Notice how each device defines its own
write/write_iter, and other functions. It’s those functions that ultimately define what it means to read from such a device.
If you run
grep -R "static const struct file_operations" * in the kernel source directory, you’ll find many, many examples of these file_operations structures used in many of the kernel subsystems. As new devices are added to the kernel, they each define their own
struct file_operations in order to define the behavior of the device. Note, however, that not all functions need to be defined. A device can decide that it doesn’t support certain operations. This is usually done because that operation doesn’t make sense in the context of that device. For example, a driver interacting with a mouse will not need to implement filesystem operations such as flush or mmap.
What does this have to do with security?
Well, this is insightful and all, but I’m sure you’re wondering, “What does all this have to do with stopping the bad guys?” Good question. The answer is that there are a lot of ways to do the same thing on a Linux system, whether you’re a legit user or an adversary, and we need to make sure we aren’t blind to an attack vector when we’re monitoring a system.
Sending data on a TCP socket
Initiating network connections is something that adversaries almost always do—whether performing command and control (C2), exfiltrating data, or installing a backdoor. As defenders, we know this, and so we closely monitor network connections on a given machine. One approach to detecting the creation of a TCP socket is to monitor calls to things like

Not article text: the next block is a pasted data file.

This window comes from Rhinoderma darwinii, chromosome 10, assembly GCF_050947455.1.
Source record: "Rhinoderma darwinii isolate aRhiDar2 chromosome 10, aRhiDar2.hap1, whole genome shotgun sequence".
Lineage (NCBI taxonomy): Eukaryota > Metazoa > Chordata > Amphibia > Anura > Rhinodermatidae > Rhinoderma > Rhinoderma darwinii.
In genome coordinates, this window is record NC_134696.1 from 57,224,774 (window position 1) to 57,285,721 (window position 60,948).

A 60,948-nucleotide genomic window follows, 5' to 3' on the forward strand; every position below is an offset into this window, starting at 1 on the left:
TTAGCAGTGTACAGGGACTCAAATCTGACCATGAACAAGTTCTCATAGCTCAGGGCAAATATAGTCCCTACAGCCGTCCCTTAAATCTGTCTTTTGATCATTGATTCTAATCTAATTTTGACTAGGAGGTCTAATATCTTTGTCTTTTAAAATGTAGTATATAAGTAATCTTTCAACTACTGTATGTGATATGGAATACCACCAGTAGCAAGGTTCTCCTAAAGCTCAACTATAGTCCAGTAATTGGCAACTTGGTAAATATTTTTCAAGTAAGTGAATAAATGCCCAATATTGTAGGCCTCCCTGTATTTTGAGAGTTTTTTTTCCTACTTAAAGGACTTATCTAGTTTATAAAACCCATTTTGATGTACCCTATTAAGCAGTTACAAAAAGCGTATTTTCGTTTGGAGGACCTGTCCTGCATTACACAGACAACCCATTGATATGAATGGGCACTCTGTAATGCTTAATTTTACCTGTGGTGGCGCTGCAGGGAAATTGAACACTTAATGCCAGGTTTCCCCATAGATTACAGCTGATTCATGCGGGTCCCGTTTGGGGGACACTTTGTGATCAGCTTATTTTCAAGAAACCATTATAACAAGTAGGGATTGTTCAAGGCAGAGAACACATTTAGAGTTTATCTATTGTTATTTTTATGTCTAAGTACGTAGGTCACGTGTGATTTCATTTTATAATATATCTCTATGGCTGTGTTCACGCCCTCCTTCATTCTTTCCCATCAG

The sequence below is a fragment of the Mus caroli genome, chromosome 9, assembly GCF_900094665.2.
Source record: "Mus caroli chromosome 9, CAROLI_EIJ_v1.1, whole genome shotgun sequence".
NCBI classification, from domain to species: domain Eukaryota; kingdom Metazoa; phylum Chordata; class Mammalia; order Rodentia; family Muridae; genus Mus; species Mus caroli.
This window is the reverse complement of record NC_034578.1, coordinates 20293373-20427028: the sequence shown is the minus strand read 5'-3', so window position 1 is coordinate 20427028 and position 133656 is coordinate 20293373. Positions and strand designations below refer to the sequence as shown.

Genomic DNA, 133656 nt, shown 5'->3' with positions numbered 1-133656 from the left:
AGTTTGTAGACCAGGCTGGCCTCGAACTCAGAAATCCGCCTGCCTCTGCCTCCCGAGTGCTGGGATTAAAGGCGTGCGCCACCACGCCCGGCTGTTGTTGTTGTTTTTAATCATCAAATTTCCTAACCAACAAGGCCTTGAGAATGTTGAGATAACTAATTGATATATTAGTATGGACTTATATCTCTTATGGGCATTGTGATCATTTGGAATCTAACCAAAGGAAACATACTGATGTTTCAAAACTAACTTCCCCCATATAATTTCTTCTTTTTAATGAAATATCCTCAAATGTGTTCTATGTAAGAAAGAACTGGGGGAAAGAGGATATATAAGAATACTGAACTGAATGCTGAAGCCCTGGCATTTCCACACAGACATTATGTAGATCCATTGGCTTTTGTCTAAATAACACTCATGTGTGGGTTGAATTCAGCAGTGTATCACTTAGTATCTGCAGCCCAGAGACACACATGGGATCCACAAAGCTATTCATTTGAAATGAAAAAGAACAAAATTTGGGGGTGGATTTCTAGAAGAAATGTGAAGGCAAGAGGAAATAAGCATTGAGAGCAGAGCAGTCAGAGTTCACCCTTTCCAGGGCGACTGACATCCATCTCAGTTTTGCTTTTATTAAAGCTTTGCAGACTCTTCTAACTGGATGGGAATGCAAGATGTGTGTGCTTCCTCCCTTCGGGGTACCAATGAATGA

recv. However, from what we learned today, we know that instead of calling
recv, an adversary could call
write_iter because a socket is just a file. So now we have to monitor those four functions as well—and those four functions are VERY noisy. A better approach would be to actually monitor the calls in the networking subsystem that you are interested in after it has gone through the virtual file system. This will reduce the amount of noise and improve monitoring performance.
This is just one of many tactics adversaries may employ to evade modern threat monitoring tools. Fortunately, Red Canary has developed Linux EDR with all of this in mind, and we take careful precautions to not be fooled by these kinds of tactics.
Every file everywhere, at all once
The design philosophy of “everything is a file” has actually proven to work quite well. It has survived for decades and has stayed the same at its core. New file operations have been created over the years to support new device types and operations for those devices. But the basic idea of how this portion of the VFS functions still exists and remains intact.